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March 1, 2018, 10:29 AM

Moving Through the Pain of Grief

Recently in a family session, my client’s mother shared with her daughter on the phone that a close family member had passed away. The client was overwhelmed with grief and cried uncontrollably. I felt the pain and the heaviness that the client was going through.

I believe it was a similar uncomfortableness that Job’s friends perhaps felt when they sat in the ash heap with him as he was covered with sores and losing everything. They could see how devastated he was and how deeply he was suffering. (Job 2: 11-13).  His friends knew the greatest thing at the moment was to sit with Job in silence.

Dealing with grief is a challenging thing to do in this fast pace world. We want things to be easy and quick, but grief does not work that way.  The sadness can be like a dark cloud over us for a few weeks, months, or even years. Also, how one person grieves is different than another.  When we hear of a friend or a family member who lost someone, we do not know what to say so we often choose to not say anything at all. We even unintentionally avoid reaching out to them because of that awkward feeling.

Yet, the greatest thing for our grieving friends is to remind them that they are not alone and that we are willing to stand or sit with them in the midst of their loss.  Here are some tools to keep in mind:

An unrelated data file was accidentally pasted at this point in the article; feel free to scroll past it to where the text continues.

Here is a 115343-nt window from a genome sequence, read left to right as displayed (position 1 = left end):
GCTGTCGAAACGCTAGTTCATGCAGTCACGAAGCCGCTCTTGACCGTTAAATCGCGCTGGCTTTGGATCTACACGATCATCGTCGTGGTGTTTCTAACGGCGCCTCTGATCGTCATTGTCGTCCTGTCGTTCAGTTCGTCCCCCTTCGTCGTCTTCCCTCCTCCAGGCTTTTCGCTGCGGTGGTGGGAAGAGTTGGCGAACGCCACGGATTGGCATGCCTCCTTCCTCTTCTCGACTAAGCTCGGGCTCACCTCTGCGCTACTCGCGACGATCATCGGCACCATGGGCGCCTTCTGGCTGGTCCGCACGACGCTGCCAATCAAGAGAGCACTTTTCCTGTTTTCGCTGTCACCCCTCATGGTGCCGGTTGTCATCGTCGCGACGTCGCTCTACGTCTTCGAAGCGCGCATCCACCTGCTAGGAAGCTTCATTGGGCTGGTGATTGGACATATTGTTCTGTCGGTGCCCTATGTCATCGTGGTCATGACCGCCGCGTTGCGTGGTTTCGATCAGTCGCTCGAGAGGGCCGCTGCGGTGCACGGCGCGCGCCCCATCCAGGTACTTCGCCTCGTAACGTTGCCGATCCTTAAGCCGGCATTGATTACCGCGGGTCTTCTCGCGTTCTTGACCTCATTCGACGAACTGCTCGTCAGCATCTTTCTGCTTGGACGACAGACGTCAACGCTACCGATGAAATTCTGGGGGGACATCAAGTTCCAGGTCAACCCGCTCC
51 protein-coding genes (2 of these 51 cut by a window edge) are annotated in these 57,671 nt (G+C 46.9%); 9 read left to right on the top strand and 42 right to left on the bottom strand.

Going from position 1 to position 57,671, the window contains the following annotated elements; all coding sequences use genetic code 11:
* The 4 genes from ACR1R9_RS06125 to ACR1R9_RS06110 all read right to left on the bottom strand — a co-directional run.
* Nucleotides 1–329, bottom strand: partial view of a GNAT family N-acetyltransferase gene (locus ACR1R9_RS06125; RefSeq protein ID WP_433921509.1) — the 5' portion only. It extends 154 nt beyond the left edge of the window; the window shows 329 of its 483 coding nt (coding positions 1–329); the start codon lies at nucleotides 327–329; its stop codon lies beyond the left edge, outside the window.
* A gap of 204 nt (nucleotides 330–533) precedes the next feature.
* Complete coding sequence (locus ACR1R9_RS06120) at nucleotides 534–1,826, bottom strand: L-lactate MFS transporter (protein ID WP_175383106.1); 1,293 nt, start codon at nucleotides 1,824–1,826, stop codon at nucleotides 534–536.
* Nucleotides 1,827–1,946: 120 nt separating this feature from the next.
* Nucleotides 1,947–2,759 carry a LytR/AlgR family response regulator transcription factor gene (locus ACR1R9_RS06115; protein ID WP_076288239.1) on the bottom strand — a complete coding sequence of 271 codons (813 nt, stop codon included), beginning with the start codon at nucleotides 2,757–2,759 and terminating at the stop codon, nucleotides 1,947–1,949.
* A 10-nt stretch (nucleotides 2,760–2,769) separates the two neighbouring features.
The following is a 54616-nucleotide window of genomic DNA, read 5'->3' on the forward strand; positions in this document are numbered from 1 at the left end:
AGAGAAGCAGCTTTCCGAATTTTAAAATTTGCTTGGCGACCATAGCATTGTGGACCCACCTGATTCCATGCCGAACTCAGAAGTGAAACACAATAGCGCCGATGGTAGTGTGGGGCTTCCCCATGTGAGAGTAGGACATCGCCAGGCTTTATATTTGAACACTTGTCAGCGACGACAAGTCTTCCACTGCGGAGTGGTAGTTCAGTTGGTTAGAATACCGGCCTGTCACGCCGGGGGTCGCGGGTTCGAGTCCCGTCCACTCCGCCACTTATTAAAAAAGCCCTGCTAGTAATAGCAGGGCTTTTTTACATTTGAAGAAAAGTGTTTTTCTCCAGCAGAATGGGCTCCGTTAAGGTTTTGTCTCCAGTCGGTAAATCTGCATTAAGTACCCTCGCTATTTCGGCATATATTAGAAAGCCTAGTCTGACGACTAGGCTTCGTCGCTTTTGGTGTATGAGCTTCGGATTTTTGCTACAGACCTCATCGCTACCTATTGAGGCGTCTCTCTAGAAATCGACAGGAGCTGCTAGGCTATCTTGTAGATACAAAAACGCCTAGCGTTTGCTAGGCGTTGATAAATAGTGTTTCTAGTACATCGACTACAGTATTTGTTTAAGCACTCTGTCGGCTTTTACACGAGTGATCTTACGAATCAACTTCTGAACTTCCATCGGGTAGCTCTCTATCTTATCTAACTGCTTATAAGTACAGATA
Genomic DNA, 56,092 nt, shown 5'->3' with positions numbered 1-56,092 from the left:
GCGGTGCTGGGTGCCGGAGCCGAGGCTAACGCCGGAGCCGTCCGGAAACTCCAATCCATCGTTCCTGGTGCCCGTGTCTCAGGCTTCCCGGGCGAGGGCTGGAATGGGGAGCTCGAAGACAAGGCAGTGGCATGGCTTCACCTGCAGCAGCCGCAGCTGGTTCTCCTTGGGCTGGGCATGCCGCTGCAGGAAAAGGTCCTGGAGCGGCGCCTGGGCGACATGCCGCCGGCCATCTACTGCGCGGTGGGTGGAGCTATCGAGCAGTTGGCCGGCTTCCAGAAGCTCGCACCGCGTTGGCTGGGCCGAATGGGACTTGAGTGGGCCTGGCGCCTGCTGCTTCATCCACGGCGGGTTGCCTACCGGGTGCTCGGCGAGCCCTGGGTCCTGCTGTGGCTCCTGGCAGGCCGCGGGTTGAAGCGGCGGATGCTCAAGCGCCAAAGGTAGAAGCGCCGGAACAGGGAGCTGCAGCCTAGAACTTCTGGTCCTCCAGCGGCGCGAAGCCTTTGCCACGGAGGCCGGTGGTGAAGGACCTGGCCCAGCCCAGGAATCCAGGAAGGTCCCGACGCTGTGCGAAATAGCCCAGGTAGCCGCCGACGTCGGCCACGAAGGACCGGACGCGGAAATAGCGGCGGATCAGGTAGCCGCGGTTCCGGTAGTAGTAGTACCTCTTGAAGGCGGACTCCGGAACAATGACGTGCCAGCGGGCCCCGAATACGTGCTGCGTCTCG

Encourage those who are grieving to find a way to express their loss. Some may just need a shoulder to cry on or a listening ear. I have been amazed at how therapeutic it is for someone to write a letter to the one who passed away especially if they were not there to say goodbye. Another effective way is painting.  Art therapy is an excellent way to express sorrow.

Other ways to help those grieving include:

  • Tell them they need to take some time and allow themselves some space to grieve. 
  • Encourage them to look at pictures of departed loved ones and remember times they had together.
  • Remind them to let others know how they can be of help to them.  We all need community around us to face our losses.
  • Encourage them to engage in self-care such as going to a movie, buying something special, and/or indulging in comfort food.
  • Remind them to engage in practices that strengthen their body and mind.  Regular exercise releases healing endorphins. 
  • Prayer is also a key form of spiritual help in dealing with one’s losses. God is our greatest source of comfort and is already familiar with everything that is going on with us. 
  • Make healthy choices regarding alcohol and other drugs. Some who are grieving want to numb themselves, but this could start a negative spiral.
  • Sometimes seeing a counselor is warranted especially if there are wounds that surface or regrets about past decisions.

Everyone experiences grief and loss. We must do everything possible to get on the other side of the pain. 


Curt Spigelmyre is an Associate Licensed Marriage and Family Therapist and works as a Family Therapist at Timberline Knolls Residential Treatment Center.  He serves adolescents and adults who struggle with mood disorders, eating disorders, substance abuse, and issues related to trauma. He graduated from Wheaton College with an M.A. in Marriage and Family Therapy.

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